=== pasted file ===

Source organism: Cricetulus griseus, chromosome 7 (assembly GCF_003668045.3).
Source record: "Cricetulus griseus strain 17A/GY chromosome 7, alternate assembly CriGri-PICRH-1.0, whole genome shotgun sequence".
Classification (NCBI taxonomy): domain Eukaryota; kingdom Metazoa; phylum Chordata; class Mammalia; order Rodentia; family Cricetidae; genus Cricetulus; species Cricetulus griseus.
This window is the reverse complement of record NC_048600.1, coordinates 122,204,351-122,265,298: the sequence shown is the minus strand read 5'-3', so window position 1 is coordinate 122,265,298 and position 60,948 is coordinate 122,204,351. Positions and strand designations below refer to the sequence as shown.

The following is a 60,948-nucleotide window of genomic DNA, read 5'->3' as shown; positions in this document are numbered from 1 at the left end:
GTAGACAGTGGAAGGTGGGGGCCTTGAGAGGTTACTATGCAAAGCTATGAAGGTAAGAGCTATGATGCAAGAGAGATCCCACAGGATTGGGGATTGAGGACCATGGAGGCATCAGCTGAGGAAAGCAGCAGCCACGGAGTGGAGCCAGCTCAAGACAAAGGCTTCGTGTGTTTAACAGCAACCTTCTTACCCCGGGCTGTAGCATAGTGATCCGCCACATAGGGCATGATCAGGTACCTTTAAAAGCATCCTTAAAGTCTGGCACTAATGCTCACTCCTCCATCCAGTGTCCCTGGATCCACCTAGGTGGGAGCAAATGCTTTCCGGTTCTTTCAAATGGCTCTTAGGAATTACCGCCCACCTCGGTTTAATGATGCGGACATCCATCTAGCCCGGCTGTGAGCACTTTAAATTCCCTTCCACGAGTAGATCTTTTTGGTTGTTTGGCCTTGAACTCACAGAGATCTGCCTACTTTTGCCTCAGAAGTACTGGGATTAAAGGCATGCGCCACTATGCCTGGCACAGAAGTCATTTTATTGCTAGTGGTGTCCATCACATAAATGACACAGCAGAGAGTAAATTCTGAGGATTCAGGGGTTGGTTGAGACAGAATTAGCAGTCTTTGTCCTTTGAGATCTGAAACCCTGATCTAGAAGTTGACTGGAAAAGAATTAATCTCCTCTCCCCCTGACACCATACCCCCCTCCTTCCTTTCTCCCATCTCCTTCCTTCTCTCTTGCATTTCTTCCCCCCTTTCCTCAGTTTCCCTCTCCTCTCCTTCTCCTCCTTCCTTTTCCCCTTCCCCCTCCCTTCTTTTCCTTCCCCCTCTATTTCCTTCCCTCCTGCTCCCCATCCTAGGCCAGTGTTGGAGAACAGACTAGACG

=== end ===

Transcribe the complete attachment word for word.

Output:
Source organism: Cricetulus griseus, chromosome 7 (assembly GCF_003668045.3).
Source record: "Cricetulus griseus strain 17A/GY chromosome 7, alternate assembly CriGri-PICRH-1.0, whole genome shotgun sequence".
Classification (NCBI taxonomy): domain Eukaryota; kingdom Metazoa; phylum Chordata; class Mammalia; order Rodentia; family Cricetidae; genus Cricetulus; species Cricetulus griseus.
This window is the reverse complement of record NC_048600.1, coordinates 122,204,351-122,265,298: the sequence shown is the minus strand read 5'-3', so window position 1 is coordinate 122,265,298 and position 60,948 is coordinate 122,204,351. Positions and strand designations below refer to the sequence as shown.

The following is a 60,948-nucleotide window of genomic DNA, read 5'->3' as shown; positions in this document are numbered from 1 at the left end:
GTAGACAGTGGAAGGTGGGGGCCTTGAGAGGTTACTATGCAAAGCTATGAAGGTAAGAGCTATGATGCAAGAGAGATCCCACAGGATTGGGGATTGAGGACCATGGAGGCATCAGCTGAGGAAAGCAGCAGCCACGGAGTGGAGCCAGCTCAAGACAAAGGCTTCGTGTGTTTAACAGCAACCTTCTTACCCCGGGCTGTAGCATAGTGATCCGCCACATAGGGCATGATCAGGTACCTTTAAAAGCATCCTTAAAGTCTGGCACTAATGCTCACTCCTCCATCCAGTGTCCCTGGATCCACCTAGGTGGGAGCAAATGCTTTCCGGTTCTTTCAAATGGCTCTTAGGAATTACCGCCCACCTCGGTTTAATGATGCGGACATCCATCTAGCCCGGCTGTGAGCACTTTAAATTCCCTTCCACGAGTAGATCTTTTTGGTTGTTTGGCCTTGAACTCACAGAGATCTGCCTACTTTTGCCTCAGAAGTACTGGGATTAAAGGCATGCGCCACTATGCCTGGCACAGAAGTCATTTTATTGCTAGTGGTGTCCATCACATAAATGACACAGCAGAGAGTAAATTCTGAGGATTCAGGGGTTGGTTGAGACAGAATTAGCAGTCTTTGTCCTTTGAGATCTGAAACCCTGATCTAGAAGTTGACTGGAAAAGAATTAATCTCCTCTCCCCCTGACACCATACCCCCCTCCTTCCTTTCTCCCATCTCCTTCCTTCTCTCTTGCATTTCTTCCCCCCTTTCCTCAGTTTCCCTCTCCTCTCCTTCTCCTCCTTCCTTTTCCCCTTCCCCCTCCCTTCTTTTCCTTCCCCCTCTATTTCCTTCCCTCCTGCTCCCCATCCTAGGCCAGTGTTGGAGAACAGACTAGACG